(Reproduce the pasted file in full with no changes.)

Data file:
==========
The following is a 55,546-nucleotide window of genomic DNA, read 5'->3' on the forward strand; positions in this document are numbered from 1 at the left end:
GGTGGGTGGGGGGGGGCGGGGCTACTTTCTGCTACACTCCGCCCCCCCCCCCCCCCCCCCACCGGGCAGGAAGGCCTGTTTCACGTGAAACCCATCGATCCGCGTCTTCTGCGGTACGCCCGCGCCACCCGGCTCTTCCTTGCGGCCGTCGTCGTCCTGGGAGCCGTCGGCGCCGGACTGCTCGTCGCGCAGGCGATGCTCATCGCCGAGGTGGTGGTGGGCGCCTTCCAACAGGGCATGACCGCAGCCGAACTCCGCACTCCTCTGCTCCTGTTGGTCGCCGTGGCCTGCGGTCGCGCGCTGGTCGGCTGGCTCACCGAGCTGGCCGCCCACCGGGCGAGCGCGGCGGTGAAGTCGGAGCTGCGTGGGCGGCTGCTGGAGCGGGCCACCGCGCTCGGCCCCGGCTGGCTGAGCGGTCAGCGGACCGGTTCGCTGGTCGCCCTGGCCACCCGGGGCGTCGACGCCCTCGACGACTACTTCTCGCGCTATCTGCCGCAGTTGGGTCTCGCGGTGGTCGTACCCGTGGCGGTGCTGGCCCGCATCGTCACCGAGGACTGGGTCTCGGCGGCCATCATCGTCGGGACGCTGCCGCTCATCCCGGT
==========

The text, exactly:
The following is a 55,546-nucleotide window of genomic DNA, read 5'->3' on the forward strand; positions in this document are numbered from 1 at the left end:
GGTGGGTGGGGGGGGGCGGGGCTACTTTCTGCTACACTCCGCCCCCCCCCCCCCCCCCCCACCGGGCAGGAAGGCCTGTTTCACGTGAAACCCATCGATCCGCGTCTTCTGCGGTACGCCCGCGCCACCCGGCTCTTCCTTGCGGCCGTCGTCGTCCTGGGAGCCGTCGGCGCCGGACTGCTCGTCGCGCAGGCGATGCTCATCGCCGAGGTGGTGGTGGGCGCCTTCCAACAGGGCATGACCGCAGCCGAACTCCGCACTCCTCTGCTCCTGTTGGTCGCCGTGGCCTGCGGTCGCGCGCTGGTCGGCTGGCTCACCGAGCTGGCCGCCCACCGGGCGAGCGCGGCGGTGAAGTCGGAGCTGCGTGGGCGGCTGCTGGAGCGGGCCACCGCGCTCGGCCCCGGCTGGCTGAGCGGTCAGCGGACCGGTTCGCTGGTCGCCCTGGCCACCCGGGGCGTCGACGCCCTCGACGACTACTTCTCGCGCTATCTGCCGCAGTTGGGTCTCGCGGTGGTCGTACCCGTGGCGGTGCTGGCCCGCATCGTCACCGAGGACTGGGTCTCGGCGGCCATCATCGTCGGGACGCTGCCGCTCATCCCGGT